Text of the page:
For nearly 40 years, indoor horticultural lighting has changed very little: We’ve continued to use the same high-intensity discharge (HID) lamps with high-pressure sodium (HPS) or metal-halide (MH) bulbs. Yet when we want to see better results from our plants, we tend to look down at our grow mediums and nutrient programs … always forgetting to look up at our electric sun.
Then came the first new advance in lighting, a change from the traditional core-and-coil (or magnetic) ballasts to the more energy-efficient electronic (or digital) ballasts. After that, the floodgates really opened. First came the rush of new digital HID bulbs that were more compatible with these ballasts. Next came the LED revolution. And now we have plasma lamps, induction lighting and ceramic bulbs. It’s a good time to be a photobiologist!
But which of these new technologies are best for our cannabis plants? Which are ideal for full flowering cycles, and which are more suited for the vegetative stage? Which are most useful as supplemental lighting with HID bulbs? And how exactly should we be measuring and comparing these lamps?
We’ve heard your questions, and we agree that some objective and unbiased testing is needed. So we went out and got ourselves the best scientific instruments that money can buy; collected an assortment of today’s newest lighting technologies; and set out to run our own tests to determine which lamps are the best for our indoor gardens. It certainly wasn’t easy, but in the end, we were impressed.
To start, how does one compare and measure different light sources? When it comes to plant science, there are two main considerations: light quality, in the form of spectrum, and light intensity, in the form of energy. When comparing new lighting technologies, we need to measure both of these aspects.
We deployed a highly sensitive and specially calibrated spectro-radiometer to measure each bulb’s light quality and to produce a spectral curve showing the range of spectrum emitted by each lamp. A spectro-radiometer is the best device for accurately measuring PAR, or photosynthetically active radiation, as it provides intensity readings at each wavelength or color as well as for the spectrum’s overall range.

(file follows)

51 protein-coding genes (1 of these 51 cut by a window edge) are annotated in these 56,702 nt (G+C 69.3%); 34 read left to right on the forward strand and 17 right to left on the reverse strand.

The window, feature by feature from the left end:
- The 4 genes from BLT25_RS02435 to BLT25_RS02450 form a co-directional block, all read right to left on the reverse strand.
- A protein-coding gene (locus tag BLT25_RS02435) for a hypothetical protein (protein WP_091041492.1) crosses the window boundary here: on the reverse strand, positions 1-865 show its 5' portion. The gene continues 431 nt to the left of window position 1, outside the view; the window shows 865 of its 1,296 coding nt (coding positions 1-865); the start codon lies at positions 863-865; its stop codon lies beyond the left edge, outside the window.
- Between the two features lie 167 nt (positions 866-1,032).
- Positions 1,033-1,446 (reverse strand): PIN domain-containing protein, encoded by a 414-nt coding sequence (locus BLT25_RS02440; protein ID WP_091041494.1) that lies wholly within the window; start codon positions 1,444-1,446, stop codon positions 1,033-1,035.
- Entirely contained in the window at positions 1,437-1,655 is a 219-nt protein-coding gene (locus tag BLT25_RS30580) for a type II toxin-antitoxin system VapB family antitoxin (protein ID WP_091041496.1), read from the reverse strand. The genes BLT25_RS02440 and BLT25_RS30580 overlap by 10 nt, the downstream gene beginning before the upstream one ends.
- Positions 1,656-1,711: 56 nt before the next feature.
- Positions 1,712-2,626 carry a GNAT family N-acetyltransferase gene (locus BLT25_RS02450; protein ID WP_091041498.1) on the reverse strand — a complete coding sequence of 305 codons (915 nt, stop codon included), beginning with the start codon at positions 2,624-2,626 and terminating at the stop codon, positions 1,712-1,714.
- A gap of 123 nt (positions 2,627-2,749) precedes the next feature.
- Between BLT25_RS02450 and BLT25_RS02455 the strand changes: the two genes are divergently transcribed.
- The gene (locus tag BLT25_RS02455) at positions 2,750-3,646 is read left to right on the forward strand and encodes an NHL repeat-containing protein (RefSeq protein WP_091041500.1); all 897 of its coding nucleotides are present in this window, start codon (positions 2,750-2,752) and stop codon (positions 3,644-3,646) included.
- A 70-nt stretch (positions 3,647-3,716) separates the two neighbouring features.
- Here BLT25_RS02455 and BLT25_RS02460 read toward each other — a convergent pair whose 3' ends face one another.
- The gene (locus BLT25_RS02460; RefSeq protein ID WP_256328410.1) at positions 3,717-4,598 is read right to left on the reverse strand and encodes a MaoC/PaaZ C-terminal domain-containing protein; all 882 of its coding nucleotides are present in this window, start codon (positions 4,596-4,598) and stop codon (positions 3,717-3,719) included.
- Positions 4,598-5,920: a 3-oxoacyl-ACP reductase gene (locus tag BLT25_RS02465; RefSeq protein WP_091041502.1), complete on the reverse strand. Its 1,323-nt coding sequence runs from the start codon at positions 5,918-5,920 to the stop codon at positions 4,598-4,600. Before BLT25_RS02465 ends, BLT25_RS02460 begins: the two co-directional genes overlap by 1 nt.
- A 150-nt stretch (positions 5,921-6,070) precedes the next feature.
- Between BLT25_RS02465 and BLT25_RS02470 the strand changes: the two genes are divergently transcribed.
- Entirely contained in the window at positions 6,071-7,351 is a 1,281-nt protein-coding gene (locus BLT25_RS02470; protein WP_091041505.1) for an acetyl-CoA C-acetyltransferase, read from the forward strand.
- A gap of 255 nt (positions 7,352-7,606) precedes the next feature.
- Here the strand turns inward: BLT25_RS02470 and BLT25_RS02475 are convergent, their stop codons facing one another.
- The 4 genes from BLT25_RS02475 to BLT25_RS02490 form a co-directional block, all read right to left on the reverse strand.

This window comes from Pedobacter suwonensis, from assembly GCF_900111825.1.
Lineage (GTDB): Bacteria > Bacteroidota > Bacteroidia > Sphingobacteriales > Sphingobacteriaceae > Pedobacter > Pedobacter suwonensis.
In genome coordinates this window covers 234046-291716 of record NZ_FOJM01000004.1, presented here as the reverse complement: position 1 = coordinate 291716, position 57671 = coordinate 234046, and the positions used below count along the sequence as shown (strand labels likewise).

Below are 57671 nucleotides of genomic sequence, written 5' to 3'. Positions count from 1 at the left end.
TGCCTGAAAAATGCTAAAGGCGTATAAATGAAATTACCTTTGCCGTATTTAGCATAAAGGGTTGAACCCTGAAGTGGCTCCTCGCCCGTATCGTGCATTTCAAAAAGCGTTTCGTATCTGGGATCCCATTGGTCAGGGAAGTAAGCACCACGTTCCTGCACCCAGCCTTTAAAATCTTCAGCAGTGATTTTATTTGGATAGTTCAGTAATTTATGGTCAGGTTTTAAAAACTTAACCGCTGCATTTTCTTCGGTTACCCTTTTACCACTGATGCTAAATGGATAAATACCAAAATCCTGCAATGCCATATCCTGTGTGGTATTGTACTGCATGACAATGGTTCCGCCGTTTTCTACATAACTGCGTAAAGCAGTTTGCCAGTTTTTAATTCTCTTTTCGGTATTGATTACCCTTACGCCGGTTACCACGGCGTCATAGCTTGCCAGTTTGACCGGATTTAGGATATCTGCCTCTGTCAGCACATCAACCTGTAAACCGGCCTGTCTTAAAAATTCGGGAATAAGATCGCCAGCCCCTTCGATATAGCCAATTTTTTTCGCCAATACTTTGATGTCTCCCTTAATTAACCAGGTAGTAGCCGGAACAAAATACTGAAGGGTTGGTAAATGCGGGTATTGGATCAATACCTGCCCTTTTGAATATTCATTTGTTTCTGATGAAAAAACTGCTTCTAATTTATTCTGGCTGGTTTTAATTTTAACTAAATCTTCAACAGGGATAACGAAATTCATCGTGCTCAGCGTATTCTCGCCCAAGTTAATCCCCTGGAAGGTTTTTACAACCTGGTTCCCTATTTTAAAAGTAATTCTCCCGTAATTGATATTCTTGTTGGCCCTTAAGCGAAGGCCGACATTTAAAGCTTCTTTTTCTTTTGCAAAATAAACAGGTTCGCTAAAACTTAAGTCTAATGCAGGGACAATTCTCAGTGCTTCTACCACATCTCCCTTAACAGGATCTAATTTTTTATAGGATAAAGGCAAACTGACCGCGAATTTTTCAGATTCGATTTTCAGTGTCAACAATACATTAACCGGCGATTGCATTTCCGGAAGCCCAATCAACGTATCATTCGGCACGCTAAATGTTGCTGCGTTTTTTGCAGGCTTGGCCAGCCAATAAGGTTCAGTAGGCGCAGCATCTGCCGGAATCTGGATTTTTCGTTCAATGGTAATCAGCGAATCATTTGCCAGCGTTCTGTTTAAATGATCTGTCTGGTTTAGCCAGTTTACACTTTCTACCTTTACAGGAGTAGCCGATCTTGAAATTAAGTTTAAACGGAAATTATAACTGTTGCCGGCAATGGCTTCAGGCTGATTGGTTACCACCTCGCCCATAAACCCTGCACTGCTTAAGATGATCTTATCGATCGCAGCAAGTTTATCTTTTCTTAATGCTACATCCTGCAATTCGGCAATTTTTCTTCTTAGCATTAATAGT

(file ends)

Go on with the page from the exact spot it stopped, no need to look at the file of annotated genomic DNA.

Many bulb manufacturers incorrectly state their product’s light intensity using lumens as the unit of measurement. However, lumens are a unit of measurement for the human eye; photobiologists and botanists use PAR to measure the effects that horticultural lighting will have on plants. The spectrum is measured in nanometers (nm), representing the wavelength of each color frequency.
Photosynthetically active radiation is the spectrum of light that plants use for photosynthesis. PAR is typically defined as the spectral range of solar radiation from 400 to 700 nm that photosynthetic organisms are able to use in the process of photosynthesis. (Think “ROY G. BIV” from your grade-school science class.) The charts in this article show the intensity of each color wavelength as well as the total range of spectrum that each bulb emits.
Micromoles per square meter per second (μmol/m2/s1) is the most common unit used for measuring PAR. This unit quantifies the number of photons (discussed below) that fall within a 1-square-meter area every second.
PAR can also be expressed in energy units for irradiance, in watts per square meter (w/m2) or watts per square centimeter (w/cm2). This is relevant in energy-balance considerations for photosynthetic organisms and for varying surfaces such as those of leaves. Similar units of measurement also include photosynthetic photon flux (PPF) or photosynthetic photon-flux density (PPFD), which are quantum measurements that relate precisely to the units of photon measurement such as micromoles or microEinsteins (E).
As a point of comparison to better understand Table 1.1, the sun can deliver up to 2,000 μmol/m2/s1 of PAR at noon on a sunny summer day in California at the earth’s surface.
Test Results (Figure 1.1)
*Editor’s note: These PAR measurements were taken at a 2-foot distance from the light source. It’s important to note that advanced growers who are better able to control the garden’s atmospheric conditions (such as temperature) should be able to keep their garden canopy closer to the lamps, somewhere between 12 to 18 inches. Moving plants closer to the light source (as well as the spectro-radiometer used to take these measurements) will result in higher PAR values that may be more in line with the manufacturers’ labels. For more information, look up the “inverse-square law.”